You defied me and went your own way,
Then I found you were well into dope, Son,
But rebellion’s a game two can play.

Your drug use embarrasses me, Son,
So I thought I’d embarrass you back,
In the hope that you’d want to break free, Son,
Move out and so take your own flack.

When you leave I will be so relieved, Son,
No more coppers or visits to Court,
I can sit back and won’t bale you out, Son,
But let you take the grief when you’re caught.

The bad news is its time to grow up, Son,
I won’t save your skin any more,
Its my turn to break loose and have fun, Son,
Off you go, cheerio, there’s the door!

© Lynne Joyce 27.09.2009


Written after repeatedly seeing the family who come out to dine with an elderly woman who obviously suffers dementia, at Mejias Trés, Calpe.

The state of being out of sync
With reality.

The art of going out with
Such as she.

She who,
Throws her food and makes a fuss

Because she
Cannot cope with the demands of

When circumstance and life conflict
With clarity.

The state of being out of sync
With sanity

© Lynne Joyce 28.09.2011.

Elderly Elegance

Elegant Lady

Sixty five, impeccable,
She shops while dressed to kill,
Sharp jacket, matching cutoff pants,
She’s old but stylish still.

Her hands are finely manicured,
Well pedicured her feet,
Her clothing is immaculate,
Clean and pressed and neat.

Her hair is very simply dressed
No hair is out of place,
It’s natural grey colour
Matches her ageing face.

Cosmetics are used lightly
Further to enhance
This well presented lady’s
Style and elegance.

I wonder as I watch her fill
Designer shopping bags
Why some, like her, age gracefully,
While some become old hags?

© Lynne Joyce May 2011, Mercadona Calpe.

Dedicated to Susie Q

Susie & Me

I turned into a grumpy old woman
The day I became sixty three,
And I am quite happy to own that
Its what I’m entitled to be.

My friend wants to try meditation
To get rid of her grumpy bits,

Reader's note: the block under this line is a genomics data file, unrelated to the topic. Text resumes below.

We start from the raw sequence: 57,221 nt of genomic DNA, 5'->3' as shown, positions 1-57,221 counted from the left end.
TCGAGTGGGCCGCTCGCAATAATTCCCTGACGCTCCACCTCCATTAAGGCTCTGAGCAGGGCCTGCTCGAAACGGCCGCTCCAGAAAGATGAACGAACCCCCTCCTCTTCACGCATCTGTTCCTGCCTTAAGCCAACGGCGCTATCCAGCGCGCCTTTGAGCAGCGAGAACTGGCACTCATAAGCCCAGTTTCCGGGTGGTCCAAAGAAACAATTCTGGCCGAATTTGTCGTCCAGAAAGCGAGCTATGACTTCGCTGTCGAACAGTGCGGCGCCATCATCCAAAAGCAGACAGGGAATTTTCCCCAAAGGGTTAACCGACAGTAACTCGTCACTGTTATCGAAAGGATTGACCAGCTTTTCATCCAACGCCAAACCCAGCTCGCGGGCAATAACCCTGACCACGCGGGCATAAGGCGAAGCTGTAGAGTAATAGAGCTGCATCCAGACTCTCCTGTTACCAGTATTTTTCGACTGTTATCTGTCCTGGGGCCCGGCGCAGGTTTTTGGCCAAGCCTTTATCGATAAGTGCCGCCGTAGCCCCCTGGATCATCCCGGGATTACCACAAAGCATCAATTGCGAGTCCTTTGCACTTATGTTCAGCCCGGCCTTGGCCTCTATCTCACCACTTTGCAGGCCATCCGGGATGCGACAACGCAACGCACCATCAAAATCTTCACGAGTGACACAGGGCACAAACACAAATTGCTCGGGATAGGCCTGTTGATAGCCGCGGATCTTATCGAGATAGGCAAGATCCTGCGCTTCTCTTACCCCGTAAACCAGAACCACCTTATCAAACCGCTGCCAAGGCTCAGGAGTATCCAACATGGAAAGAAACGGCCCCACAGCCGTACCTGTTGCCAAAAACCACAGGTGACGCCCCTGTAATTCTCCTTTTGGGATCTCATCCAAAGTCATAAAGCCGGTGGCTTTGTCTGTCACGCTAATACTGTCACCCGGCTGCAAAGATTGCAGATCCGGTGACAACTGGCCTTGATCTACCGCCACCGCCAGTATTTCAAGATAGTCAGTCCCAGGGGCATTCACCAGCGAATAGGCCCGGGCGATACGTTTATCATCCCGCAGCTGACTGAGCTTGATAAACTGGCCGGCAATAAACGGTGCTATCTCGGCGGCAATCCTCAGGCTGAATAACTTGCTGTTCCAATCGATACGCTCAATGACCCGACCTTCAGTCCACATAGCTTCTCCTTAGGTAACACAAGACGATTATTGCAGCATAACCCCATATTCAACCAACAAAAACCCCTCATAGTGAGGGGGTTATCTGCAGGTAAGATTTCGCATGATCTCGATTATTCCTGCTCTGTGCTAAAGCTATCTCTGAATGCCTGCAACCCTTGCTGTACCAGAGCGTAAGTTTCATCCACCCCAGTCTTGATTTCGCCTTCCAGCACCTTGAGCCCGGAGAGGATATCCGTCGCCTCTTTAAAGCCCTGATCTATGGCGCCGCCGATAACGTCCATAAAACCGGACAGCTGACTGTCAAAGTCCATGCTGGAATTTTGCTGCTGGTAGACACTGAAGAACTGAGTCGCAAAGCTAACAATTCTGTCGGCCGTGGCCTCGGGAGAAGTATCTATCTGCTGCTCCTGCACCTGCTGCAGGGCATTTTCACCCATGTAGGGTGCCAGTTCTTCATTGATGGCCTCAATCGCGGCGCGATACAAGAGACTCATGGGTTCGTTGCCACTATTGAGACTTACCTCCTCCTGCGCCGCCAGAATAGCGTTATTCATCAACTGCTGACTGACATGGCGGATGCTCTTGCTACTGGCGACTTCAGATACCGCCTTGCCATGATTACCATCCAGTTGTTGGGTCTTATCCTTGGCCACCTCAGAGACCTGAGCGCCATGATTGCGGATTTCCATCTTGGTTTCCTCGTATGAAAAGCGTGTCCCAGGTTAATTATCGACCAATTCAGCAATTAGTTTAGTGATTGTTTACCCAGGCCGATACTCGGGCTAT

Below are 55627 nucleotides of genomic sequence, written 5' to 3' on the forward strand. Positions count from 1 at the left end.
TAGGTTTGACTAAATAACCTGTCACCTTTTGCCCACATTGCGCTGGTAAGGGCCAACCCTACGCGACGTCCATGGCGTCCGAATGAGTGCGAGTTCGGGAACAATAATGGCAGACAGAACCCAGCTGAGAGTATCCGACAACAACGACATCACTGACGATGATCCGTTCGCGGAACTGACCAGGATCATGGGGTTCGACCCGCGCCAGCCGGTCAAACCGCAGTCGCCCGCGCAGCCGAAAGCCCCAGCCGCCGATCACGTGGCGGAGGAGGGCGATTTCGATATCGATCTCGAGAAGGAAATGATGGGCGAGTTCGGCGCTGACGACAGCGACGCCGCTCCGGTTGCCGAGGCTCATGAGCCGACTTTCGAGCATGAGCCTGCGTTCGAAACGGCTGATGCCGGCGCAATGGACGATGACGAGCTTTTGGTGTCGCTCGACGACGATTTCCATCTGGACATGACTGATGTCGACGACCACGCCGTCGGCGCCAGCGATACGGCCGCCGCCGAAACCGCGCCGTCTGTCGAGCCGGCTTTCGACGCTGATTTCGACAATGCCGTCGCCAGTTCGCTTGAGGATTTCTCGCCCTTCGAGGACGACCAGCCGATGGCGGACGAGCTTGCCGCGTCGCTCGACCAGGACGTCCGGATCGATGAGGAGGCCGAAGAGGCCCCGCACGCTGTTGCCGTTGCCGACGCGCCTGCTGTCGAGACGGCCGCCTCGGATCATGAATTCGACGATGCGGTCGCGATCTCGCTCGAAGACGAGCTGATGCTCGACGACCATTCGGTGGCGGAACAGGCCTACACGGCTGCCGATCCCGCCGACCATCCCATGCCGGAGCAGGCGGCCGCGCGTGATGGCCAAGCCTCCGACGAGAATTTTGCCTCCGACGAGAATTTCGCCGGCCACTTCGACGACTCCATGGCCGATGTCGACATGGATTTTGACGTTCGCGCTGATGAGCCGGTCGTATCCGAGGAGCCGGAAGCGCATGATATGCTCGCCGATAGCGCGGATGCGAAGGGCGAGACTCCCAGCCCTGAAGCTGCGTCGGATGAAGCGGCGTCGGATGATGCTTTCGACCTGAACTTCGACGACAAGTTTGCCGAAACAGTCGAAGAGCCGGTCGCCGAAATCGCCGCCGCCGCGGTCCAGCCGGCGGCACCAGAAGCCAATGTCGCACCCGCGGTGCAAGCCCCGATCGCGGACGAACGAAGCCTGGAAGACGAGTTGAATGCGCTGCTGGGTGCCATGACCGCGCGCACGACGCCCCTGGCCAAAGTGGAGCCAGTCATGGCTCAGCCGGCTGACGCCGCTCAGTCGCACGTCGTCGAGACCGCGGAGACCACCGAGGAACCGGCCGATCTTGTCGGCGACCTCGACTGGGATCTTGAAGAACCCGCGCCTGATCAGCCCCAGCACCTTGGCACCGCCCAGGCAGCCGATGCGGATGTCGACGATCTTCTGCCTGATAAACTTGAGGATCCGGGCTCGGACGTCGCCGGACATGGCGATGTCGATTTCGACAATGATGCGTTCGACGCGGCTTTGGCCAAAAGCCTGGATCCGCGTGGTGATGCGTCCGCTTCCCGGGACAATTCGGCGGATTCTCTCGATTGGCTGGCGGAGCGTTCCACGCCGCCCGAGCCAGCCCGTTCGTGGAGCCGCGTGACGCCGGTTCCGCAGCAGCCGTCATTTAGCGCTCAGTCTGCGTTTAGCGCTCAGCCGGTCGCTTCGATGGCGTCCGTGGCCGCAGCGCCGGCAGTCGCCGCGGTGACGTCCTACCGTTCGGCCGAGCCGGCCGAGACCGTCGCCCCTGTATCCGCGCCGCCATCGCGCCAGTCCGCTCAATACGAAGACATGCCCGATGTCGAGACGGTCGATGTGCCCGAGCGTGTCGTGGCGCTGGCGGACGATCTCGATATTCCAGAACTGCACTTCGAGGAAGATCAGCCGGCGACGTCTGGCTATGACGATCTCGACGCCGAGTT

I pleaded with her to forget it,
For at our age, grumpiness fits.

We’ve a right to complain about children
Who are noisy and thoughtless and rude,
We’re entitled to make our objections
To men who are loutish and crude.

What’s wrong with us issuing protests
To people who bitch and complain,
But reject the advice that we give them
And repeat the same patterns again?

No one can convince me its grumpy
To object when our rights are infringed,
To set standards and boundaries and limits
And make sure they’re never impinged.

So call me a grumpy old woman,
Quite frankly, I don’t give a damn,
I’m a grumpy old bat in my sixties,
This is me and I love what I am!

Lynne Joyce, 26.04.2011

Do Not Buy Into The Cult of Youth

No Thank You!

Do not buy into the cult of youth,
Juvenile joys do not endure,
Do not envy the youthful and uncouth,
Revere instead the older and more mature.

Youth is not the church to worship in,
For there should be no shame in age,
There is no merit in a flawless skin,
Those with advancing age are sage.

Do not deceive about the passing years,
Years give you knowledge and experience,
Do not buy into media-fuelled fears,
Old age does not mean abstinence.

Reject the face-lift and the magic creams
Wrinkles and sagging faces should be worn
As evidence of life and lived out dreams,
And of joys re-born.

Don’t be seduced by the cult of youth,
Just being young deserves no praise,
Age gives an insight into truth
Youth is a short and passing phase.

Do not sit quiet and be patronised
By those made arrogant by youthfulness
You are a living gem, not fossilised,
Precious, not old and valueless.

Carry your years and experience
Openly, with pride and dignity,
Make those who suffer inexperience
Respect your wisdom and authority.